brecon beacons south wales
Pen y Fan from Corn Du

Heading down the steep ridge from Pen y Fan the crowds are left behind and one feels a sense of return to the wilds. On a sunny day like this the grassy ridge beween Pen y Fan and Cribyn is a wonderful rest spot with a small tarn - more of a pool really - and a good place to regain energy before the steep ascent to Cribyn. It's a good path but is about a 400 foot climb after an easy couple of miles. The path right from this col misses out Cribyn if you really can't face it but it would be a shame to miss as it's the finest of the 3 peaks despite being slightly lower. Here as on the ridge below, far from the day trippers, you can experience the peace of the hills once more.

The path continues on down the ridge again with no difficulties to reach the old Roman road that traverses through the Brecon Beacons from north to south so at the col - Bwlch ar y Fan - it's a case of turning right and marching south as the Legionaries once did. I could have used a bike here but it was a pleasant enough if long trudge back passing a small group of wild ponies along the way. The distance was only noticable once I reached the top car park and had to go the extra mile to Taf Fechan Forest but on a day like this I was not complaining.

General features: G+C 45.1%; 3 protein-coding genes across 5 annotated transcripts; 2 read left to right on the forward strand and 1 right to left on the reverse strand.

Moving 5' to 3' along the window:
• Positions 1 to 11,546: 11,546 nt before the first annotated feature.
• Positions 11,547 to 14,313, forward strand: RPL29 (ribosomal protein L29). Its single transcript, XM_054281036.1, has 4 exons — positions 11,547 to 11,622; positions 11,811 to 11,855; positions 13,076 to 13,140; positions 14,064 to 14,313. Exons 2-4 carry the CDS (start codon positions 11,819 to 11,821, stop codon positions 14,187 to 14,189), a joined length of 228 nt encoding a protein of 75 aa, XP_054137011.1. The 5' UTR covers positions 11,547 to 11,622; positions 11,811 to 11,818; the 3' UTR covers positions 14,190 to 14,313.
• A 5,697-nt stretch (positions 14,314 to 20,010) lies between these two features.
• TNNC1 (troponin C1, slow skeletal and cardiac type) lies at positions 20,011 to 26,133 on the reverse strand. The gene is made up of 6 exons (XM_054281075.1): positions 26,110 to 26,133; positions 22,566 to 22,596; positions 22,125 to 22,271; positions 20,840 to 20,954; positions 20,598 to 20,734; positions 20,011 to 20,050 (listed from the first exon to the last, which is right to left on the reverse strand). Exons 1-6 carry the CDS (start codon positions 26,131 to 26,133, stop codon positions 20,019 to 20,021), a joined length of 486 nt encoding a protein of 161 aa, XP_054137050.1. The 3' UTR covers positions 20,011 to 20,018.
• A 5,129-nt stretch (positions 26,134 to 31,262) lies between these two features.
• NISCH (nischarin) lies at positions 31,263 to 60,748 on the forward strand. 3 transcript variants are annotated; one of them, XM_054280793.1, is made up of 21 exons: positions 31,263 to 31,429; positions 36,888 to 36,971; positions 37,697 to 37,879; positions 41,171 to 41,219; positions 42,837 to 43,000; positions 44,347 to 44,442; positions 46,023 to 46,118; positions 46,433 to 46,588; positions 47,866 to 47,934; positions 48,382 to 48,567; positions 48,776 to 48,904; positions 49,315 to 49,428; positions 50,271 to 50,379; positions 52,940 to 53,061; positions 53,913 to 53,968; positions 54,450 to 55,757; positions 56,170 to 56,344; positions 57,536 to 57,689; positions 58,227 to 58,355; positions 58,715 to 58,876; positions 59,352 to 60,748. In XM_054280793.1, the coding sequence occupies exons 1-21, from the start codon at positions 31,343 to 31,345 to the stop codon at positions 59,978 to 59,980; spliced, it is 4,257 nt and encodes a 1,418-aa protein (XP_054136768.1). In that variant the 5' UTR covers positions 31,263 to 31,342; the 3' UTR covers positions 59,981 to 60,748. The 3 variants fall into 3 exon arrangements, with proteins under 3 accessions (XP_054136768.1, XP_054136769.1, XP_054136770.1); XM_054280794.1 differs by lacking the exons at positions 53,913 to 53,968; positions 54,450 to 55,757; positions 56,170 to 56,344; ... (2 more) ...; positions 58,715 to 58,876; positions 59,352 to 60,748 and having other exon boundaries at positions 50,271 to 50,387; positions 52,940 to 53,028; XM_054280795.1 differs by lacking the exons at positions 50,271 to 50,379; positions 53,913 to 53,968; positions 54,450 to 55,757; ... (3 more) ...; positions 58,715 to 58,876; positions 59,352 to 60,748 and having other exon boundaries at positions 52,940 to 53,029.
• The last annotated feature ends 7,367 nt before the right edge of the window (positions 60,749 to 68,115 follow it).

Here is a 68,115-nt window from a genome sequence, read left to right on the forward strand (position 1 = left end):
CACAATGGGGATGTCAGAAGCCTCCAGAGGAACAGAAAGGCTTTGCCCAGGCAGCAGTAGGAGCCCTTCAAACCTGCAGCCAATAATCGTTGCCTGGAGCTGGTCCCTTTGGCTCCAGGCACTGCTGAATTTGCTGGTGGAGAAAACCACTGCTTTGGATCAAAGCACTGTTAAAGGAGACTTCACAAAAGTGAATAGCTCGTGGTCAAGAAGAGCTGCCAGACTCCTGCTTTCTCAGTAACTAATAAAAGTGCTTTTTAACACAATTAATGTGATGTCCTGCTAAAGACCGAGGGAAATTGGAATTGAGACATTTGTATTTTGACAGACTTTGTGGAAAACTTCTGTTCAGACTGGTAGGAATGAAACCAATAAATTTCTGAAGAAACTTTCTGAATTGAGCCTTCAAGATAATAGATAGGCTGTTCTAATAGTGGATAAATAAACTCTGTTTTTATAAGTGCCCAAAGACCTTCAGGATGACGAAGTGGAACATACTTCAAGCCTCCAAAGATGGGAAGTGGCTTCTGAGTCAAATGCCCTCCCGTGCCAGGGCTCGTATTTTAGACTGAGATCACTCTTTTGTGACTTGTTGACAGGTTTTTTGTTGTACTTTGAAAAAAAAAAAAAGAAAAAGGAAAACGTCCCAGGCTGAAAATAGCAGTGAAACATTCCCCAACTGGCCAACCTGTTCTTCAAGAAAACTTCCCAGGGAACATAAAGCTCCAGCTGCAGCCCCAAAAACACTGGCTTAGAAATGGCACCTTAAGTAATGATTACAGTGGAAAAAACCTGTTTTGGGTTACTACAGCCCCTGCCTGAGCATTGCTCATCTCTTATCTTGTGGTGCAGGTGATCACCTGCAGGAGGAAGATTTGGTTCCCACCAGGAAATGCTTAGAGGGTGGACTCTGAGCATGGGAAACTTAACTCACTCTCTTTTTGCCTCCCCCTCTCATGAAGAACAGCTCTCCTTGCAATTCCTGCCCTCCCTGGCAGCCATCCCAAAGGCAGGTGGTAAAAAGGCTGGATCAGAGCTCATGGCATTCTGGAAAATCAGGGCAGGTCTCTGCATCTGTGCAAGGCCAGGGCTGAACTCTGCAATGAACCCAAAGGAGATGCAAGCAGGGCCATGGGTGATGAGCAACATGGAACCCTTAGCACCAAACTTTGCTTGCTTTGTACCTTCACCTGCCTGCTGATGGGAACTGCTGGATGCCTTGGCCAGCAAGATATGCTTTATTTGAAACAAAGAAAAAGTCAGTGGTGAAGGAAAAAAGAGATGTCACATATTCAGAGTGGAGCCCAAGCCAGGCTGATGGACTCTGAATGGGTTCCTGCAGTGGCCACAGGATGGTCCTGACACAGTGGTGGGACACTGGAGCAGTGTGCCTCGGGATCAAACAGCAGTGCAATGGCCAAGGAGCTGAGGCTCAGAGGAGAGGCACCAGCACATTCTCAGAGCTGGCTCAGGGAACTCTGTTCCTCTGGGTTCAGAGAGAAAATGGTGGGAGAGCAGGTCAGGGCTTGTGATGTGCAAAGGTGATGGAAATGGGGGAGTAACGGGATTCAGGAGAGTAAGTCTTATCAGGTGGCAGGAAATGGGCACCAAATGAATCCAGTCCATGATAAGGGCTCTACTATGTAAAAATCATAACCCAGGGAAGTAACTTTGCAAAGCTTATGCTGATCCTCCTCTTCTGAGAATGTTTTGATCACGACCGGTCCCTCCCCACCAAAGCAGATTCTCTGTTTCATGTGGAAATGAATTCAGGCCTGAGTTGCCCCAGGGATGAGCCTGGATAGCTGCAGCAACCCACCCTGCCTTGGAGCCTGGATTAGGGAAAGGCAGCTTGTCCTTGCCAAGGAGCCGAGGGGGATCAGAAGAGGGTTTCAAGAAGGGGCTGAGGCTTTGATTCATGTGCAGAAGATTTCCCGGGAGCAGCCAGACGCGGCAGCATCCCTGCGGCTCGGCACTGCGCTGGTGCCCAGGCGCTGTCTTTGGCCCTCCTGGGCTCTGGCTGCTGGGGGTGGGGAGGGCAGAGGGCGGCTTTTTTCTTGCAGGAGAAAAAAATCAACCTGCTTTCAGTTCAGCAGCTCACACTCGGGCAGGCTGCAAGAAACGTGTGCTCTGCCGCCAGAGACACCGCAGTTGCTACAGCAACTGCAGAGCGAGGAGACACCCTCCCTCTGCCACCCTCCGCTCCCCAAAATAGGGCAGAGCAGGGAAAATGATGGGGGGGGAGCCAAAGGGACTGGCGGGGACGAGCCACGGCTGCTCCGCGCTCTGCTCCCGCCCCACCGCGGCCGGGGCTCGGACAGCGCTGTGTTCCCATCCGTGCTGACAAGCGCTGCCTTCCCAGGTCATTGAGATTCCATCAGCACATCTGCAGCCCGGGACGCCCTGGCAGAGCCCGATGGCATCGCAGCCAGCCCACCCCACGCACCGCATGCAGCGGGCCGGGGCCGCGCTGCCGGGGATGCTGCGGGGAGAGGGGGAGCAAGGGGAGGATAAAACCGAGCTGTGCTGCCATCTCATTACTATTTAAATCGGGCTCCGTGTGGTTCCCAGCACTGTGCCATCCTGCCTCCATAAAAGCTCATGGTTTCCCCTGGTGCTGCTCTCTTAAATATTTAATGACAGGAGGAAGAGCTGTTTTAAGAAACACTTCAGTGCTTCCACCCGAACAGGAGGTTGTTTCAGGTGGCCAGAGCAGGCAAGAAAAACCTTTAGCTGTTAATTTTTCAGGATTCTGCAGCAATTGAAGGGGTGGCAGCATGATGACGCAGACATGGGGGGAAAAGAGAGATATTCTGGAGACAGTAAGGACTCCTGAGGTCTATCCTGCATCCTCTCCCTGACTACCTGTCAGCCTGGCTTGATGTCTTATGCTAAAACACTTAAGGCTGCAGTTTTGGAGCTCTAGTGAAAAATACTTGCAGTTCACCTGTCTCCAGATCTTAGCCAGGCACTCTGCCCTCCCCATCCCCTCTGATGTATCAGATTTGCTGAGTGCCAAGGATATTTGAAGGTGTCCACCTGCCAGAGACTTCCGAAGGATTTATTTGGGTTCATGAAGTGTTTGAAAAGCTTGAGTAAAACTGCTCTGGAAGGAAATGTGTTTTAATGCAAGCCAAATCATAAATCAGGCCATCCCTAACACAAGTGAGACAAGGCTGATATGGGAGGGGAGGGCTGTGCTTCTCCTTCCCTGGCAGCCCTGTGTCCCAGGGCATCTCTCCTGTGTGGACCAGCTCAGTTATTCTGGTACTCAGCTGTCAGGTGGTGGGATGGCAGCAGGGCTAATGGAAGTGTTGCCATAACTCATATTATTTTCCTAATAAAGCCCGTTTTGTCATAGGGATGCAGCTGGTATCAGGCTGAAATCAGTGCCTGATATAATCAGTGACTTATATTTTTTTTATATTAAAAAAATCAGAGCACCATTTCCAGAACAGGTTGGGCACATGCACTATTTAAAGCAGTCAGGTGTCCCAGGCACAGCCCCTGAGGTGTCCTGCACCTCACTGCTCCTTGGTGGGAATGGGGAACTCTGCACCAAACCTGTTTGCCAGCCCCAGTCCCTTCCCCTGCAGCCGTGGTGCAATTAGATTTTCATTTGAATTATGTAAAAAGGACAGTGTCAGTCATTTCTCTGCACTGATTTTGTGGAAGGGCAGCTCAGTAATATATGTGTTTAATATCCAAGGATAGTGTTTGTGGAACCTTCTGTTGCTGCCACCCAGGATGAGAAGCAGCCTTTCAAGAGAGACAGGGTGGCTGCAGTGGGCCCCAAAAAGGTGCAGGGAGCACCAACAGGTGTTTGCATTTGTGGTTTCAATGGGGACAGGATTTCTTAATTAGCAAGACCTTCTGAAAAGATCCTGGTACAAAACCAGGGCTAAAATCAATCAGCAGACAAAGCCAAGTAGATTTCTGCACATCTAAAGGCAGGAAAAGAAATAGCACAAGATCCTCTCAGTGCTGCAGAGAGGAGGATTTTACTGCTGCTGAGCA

Start at Taf Fechan Forest >>> 15.5km/9.7miles >>> Up720m/2360ft >>> Down 720m/2360ft

Corn Du 873m/2864ft >>> Pen y Fan 886m/2907ft >>> Cribyn795m/2608ft

east along the brecon beacons ridge
Cribyn from Pen y Fan

brecon beacons ridge south wales
Looking back to Corn Du and Pen y Fan from Cribyn

pen y fan from taf fechan and neuadd reservoir south wales
The route as taken. You can park slightly nearer the reservoir!